Help for Caregivers Who Can See No Way Out

I almost didn’t see the tiny insert in the newspaper, but my eyes immediately stopped on the heading, “Ohio Woman Kills Daughter, Self.” Something told me why, and as I read further, it was confirmed.

“Authorities say two people are dead in southwestern Ohio after a woman shot and killed her adult daughter and then killed herself… the bodies of the 54-year-old mother and her 24-year-old developmentally disabled daughter were found . . . Police said the mother left a note saying life was too difficult . . .” (The Canton Repository, 3/12/16, bold is mine.)

Of particular interest to me is the despair and hopelessness that results when a caregiver is overwhelmed. I have had that feeling more than once. It can happen with postpartum depression, raising a DD child, or with elder-care. It is vital that you share with someone how you are feeling!

My focus is naturally more on the despair brought about by being over-worked, overly-tired, and under-supported when caring for a developmentally disabled child, because of Lilly, and my work with her. (Chasing Lilly, on Amazon)

If you are in this situation,

  1. You have to tell someone how you are feeling! If they don’t take you seriously, tell someone else.
  2. If you have nobody to talk to, callĀ  a crisis hotline. They are trained to offer advice and resource options. Call as often as you need. There’s nothing worse than finding out that something that could have helped you was in place, but you never knew it. Look that number up today and post it nearby.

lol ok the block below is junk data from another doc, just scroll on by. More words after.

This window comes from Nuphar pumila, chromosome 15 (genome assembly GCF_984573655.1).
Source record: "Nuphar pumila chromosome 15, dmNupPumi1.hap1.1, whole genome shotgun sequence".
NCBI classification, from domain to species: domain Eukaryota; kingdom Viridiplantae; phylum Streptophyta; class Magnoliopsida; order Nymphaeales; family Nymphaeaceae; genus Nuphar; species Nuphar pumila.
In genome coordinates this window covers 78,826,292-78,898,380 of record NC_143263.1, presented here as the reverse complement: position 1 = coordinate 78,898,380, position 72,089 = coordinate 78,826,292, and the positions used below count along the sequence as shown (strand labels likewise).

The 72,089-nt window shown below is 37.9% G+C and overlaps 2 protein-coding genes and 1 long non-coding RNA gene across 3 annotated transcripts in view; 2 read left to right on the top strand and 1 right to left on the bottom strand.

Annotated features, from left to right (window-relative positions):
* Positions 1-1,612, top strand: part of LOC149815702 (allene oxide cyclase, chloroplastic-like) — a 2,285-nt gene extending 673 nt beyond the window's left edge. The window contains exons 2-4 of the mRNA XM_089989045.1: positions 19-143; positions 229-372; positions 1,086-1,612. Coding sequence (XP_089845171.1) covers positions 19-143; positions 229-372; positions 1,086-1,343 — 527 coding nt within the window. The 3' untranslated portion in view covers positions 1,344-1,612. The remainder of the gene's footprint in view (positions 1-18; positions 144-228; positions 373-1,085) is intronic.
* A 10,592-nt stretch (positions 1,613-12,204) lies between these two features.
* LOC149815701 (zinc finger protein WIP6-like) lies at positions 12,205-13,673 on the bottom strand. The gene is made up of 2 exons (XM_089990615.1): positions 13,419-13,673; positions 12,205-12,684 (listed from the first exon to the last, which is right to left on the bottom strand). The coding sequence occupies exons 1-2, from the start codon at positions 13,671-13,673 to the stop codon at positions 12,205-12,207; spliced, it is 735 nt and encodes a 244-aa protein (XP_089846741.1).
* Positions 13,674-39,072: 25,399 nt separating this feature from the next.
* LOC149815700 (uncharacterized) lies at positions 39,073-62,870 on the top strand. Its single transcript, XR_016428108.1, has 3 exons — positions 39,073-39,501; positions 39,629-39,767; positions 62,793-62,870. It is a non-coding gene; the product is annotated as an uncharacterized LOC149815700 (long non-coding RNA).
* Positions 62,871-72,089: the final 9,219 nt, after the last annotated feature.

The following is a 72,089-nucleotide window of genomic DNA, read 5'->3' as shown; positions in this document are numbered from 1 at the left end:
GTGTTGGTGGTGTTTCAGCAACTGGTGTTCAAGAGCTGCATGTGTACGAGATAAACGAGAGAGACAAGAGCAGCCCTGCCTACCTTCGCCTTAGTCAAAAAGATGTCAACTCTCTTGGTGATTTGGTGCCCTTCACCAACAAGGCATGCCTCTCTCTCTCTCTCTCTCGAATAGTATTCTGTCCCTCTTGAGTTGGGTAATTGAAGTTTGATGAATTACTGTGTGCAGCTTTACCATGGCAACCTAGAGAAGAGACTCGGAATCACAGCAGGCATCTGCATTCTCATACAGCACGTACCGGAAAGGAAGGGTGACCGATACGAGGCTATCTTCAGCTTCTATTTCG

3. Start by contacting your county DD board. Contact your SSA worker. (SSA =Service & Support Administration) Go to the county web site and get names and numbers that might help. Make the calls.
  4. Contact your state Department of Developmental Services, (or similar title). This agency has a Deputy Director, and the websites will give contact information. You may qualify for help that you didn’t know was there. These people know how to help, if all else fails at the local level.
  5. Be frank. Don’t skirt the issues because you are embarrassed about your inability to cope. Many people suffer in silence, and then we read an news article like the one above.
  6. Leave a paper trail. Document your calls for help, any emails sent, etc. Use these when you are contacting people so they will see the seriousness of your situation, and the potential liability that might result should you send out call after call for help with no action resulting.
  7. Find a support group. Even if you cannot leave the house for now, find a support group and ask for phone contact with some members who are willing to reach out to you until something is in place where you can go to a meeting. (If you parent RAD kids, I highly recommend BETA: Beyond Trauma and Attachment, because they have a Facebook family that offers encouragement, as well as retreats.)
  8. Take care of yourself. Easier said than done, you say, and you are right. This can look like a shower, a salad, or a call to that crisis hotline. Do something to counter the downward spiral. Hang in there -Nealie <3